Reported Saudi move toward yuan shows payment diversification trend amid US sanctions
Reported Saudi move shows diversification trend
Published: Mar 16, 2022 09:58 PM
At the oil field in Emlichheim on the Dutch border, reservoir water has escaped unnoticed for several years since 2014 due to a press-in well. Photo: AFP

Photo: AFP

As sanctions imposed by the US and some of its allies against Russia continue to rattle the global market, especially global energy trade, more and more countries are seeking alternatives to US dollar-dominated settlement systems to avoid risks and losses, with some exploring the possible use of the Chinese yuan.  

The Wall Street Journal reported on Tuesday that Saudi Arabia is in "active talks" with China to price some of its oil sales to China in yuan, citing unidentified sources.

The report came as Indian media outlets also reported that the Indian government was considering buying Russian oil at discounted prices with a rupee-ruble trade mechanism that could use the yuan as a reference currency.

To some, if the Saudi consideration is turned into a reality, it could mean a setback to the petrodollar system, a facet of the US' financial hegemony, and contribute to the decline of the dollar's reserve status, which the US has taken advantage of by printing as many dollars as needed to fund its spending for decades.

Chinese international affairs and oil experts said that although Saudi Arabia and China have been engaged in talks about using the petroyuan for some years, nothing concrete is likely to come out any time soon. But they said that using the yuan to settle some of Saudi's oil trade with China is definitely a trend gaining momentum as it meets Saudi interests, and the yuan is getting increasingly internationalized. 

Li Weijian, a research fellow with the Institute of Foreign Policy Studies under the Shanghai Institutes for International Studies, told the Global Times on Wednesday that countries are taking lessons from other countries or from their own bitter experience of the risks of relying entirely on the dollar.

In light of the increasingly frequent abuse of US unilateral sanctions, countries are stepping up their efforts to look for a backup currency for their international trade, and the yuan is one of the options on the table, Li said. With the world's multi-polarization process continuing, the trend will gain momentum and contribute to the internationalization of the yuan.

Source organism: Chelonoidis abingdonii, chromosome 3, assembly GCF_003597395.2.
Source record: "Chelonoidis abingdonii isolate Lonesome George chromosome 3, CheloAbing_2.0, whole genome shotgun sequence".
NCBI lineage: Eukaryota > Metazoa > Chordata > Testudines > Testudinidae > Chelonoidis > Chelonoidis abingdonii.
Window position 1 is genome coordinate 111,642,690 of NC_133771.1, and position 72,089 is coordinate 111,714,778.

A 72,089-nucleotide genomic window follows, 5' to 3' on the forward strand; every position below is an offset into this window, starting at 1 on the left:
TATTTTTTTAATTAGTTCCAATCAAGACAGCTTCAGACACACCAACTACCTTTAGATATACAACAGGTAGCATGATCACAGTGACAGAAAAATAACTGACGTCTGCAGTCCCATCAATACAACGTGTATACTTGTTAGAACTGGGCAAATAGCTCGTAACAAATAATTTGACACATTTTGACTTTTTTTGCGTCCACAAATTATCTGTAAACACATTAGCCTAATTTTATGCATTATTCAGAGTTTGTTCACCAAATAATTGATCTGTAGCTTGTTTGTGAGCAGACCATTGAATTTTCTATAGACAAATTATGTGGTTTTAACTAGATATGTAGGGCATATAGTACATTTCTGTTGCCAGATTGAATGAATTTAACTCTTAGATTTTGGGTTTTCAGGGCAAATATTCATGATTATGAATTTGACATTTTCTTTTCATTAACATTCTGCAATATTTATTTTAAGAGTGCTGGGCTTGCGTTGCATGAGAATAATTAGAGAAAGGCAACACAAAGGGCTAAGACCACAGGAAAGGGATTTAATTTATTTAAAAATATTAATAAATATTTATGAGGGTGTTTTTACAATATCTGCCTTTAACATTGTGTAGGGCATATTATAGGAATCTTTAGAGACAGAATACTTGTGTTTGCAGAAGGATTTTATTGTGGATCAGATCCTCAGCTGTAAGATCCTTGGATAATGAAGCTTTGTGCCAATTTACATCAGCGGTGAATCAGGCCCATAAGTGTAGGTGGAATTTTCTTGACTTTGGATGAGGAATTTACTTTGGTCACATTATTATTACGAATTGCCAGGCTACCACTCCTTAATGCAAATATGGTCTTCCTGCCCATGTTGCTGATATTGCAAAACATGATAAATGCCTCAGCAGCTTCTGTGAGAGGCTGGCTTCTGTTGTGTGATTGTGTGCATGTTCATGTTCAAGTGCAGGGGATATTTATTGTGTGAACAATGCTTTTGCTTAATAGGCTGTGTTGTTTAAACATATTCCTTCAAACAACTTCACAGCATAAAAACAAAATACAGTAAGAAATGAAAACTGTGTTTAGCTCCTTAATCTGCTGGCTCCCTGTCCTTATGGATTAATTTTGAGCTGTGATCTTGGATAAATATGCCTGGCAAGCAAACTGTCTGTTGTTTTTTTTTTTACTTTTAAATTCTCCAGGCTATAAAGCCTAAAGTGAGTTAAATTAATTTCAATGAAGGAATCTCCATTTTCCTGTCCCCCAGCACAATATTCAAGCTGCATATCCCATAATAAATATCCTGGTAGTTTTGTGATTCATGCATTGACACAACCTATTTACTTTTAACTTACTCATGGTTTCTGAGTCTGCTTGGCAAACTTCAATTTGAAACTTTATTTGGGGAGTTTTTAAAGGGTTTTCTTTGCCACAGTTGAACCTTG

The yuan's share in global cross-border payments reached 3.2 percent in January, ranking fourth and trailing behind the US dollar, the euro and the pound, per SWIFT data.

China is the world's top oil importer and it buys more than 25 percent of the oil that Saudi Arabia exports.

In recent years, China and Saudi Arabia also engaged in a wide range of cooperation under the Belt and Road Initiative and Saudi Vision 2030.

China's approach of emphasizing development is winning more and more hearts in the Gulf region, Li said. Meanwhile, countries are increasingly seeing through the US' approach of stirring up conflict and then taking advantage.

Settling oil trades in yuan could avoid the negative spillover effects of fluctuations in international crude prices, said Xi Jiarui, a senior crude industry analyst at Beijing-based JLC Network Technology Co, a commodity information provider.

Due to the sheer size of Saudi Arabia's oil exports to China, such a move could have a huge impact, Xi said.

Huge fluctuations in crude prices have been a headache for China, the world's factory, and the effort to stabilize commodity prices has frequently been on the agenda of China's top decision-makers. 

Starting in November 2020, Brent oil soared from $40 to $78 per barrel in July 2021. Currently, Brent is trading at around $100 per barrel.

Fan Xinheng, a manager with a state-owned energy firm in East China's Shandong Province in charges of commodity procurement, told the Global Times on Wednesday that he would welcome the day when Saudi oil was settled in yuan.

"Bilateral ties will be forged closer with such a move, and closer ties will help us secure crude oil supplies, which are crucial for us in volatile times," Fan said.

Saudi Arabia exported 84.92 million tons of crude to China in 2021 and secured its status as China's top source of oil imports. Russia came in second.

Countries now being hit with US sanctions have already diversified the currencies they use for payments over the past decade. Analysts nonetheless pointed out that the petroyuan and the yuan's internationalization will be long, arduous processes.

While settlements of oil transactions between China and Saudi Arabia in the yuan are apparently making progress, they may not take place any time soon. There is, however, a growing momentum by countries around the world to find a substitute for the petrodollar system, analysts noted.